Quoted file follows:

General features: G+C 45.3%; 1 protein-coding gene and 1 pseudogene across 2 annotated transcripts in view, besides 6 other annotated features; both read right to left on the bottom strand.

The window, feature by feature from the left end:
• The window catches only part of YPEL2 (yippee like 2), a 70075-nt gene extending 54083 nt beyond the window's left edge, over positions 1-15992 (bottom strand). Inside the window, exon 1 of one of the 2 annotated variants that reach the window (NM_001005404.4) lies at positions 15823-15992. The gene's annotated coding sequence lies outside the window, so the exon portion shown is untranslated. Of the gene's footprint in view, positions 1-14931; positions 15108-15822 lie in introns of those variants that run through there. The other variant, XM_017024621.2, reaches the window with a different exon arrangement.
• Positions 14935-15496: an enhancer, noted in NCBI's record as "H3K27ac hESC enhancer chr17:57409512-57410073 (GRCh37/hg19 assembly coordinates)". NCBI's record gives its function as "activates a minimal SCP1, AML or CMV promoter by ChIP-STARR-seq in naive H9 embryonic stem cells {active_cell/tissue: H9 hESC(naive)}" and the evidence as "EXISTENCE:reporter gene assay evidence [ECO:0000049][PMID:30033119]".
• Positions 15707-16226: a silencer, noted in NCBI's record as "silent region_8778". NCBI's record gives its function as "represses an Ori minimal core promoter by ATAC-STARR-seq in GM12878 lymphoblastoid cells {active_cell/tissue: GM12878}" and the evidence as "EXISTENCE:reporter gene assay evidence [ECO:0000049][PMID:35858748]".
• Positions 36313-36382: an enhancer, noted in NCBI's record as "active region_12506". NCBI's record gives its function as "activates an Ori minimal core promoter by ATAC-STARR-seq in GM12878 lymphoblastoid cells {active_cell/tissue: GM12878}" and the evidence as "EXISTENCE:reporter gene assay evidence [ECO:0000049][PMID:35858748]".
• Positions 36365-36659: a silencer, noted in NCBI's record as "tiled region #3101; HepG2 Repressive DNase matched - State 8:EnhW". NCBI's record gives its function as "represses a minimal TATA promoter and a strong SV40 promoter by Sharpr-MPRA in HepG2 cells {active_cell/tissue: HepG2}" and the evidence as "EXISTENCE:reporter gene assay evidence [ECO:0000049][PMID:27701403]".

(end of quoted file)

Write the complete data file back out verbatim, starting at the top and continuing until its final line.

General features: G+C 45.3%; 1 protein-coding gene and 1 pseudogene across 2 annotated transcripts in view, besides 6 other annotated features; both read right to left on the bottom strand.

The window, feature by feature from the left end:
• The window catches only part of YPEL2 (yippee like 2), a 70075-nt gene extending 54083 nt beyond the window's left edge, over positions 1-15992 (bottom strand). Inside the window, exon 1 of one of the 2 annotated variants that reach the window (NM_001005404.4) lies at positions 15823-15992. The gene's annotated coding sequence lies outside the window, so the exon portion shown is untranslated. Of the gene's footprint in view, positions 1-14931; positions 15108-15822 lie in introns of those variants that run through there. The other variant, XM_017024621.2, reaches the window with a different exon arrangement.
• Positions 14935-15496: an enhancer, noted in NCBI's record as "H3K27ac hESC enhancer chr17:57409512-57410073 (GRCh37/hg19 assembly coordinates)". NCBI's record gives its function as "activates a minimal SCP1, AML or CMV promoter by ChIP-STARR-seq in naive H9 embryonic stem cells {active_cell/tissue: H9 hESC(naive)}" and the evidence as "EXISTENCE:reporter gene assay evidence [ECO:0000049][PMID:30033119]".
• Positions 15707-16226: a silencer, noted in NCBI's record as "silent region_8778". NCBI's record gives its function as "represses an Ori minimal core promoter by ATAC-STARR-seq in GM12878 lymphoblastoid cells {active_cell/tissue: GM12878}" and the evidence as "EXISTENCE:reporter gene assay evidence [ECO:0000049][PMID:35858748]".
• Positions 36313-36382: an enhancer, noted in NCBI's record as "active region_12506". NCBI's record gives its function as "activates an Ori minimal core promoter by ATAC-STARR-seq in GM12878 lymphoblastoid cells {active_cell/tissue: GM12878}" and the evidence as "EXISTENCE:reporter gene assay evidence [ECO:0000049][PMID:35858748]".
• Positions 36365-36659: a silencer, noted in NCBI's record as "tiled region #3101; HepG2 Repressive DNase matched - State 8:EnhW". NCBI's record gives its function as "represses a minimal TATA promoter and a strong SV40 promoter by Sharpr-MPRA in HepG2 cells {active_cell/tissue: HepG2}" and the evidence as "EXISTENCE:reporter gene assay evidence [ECO:0000049][PMID:27701403]".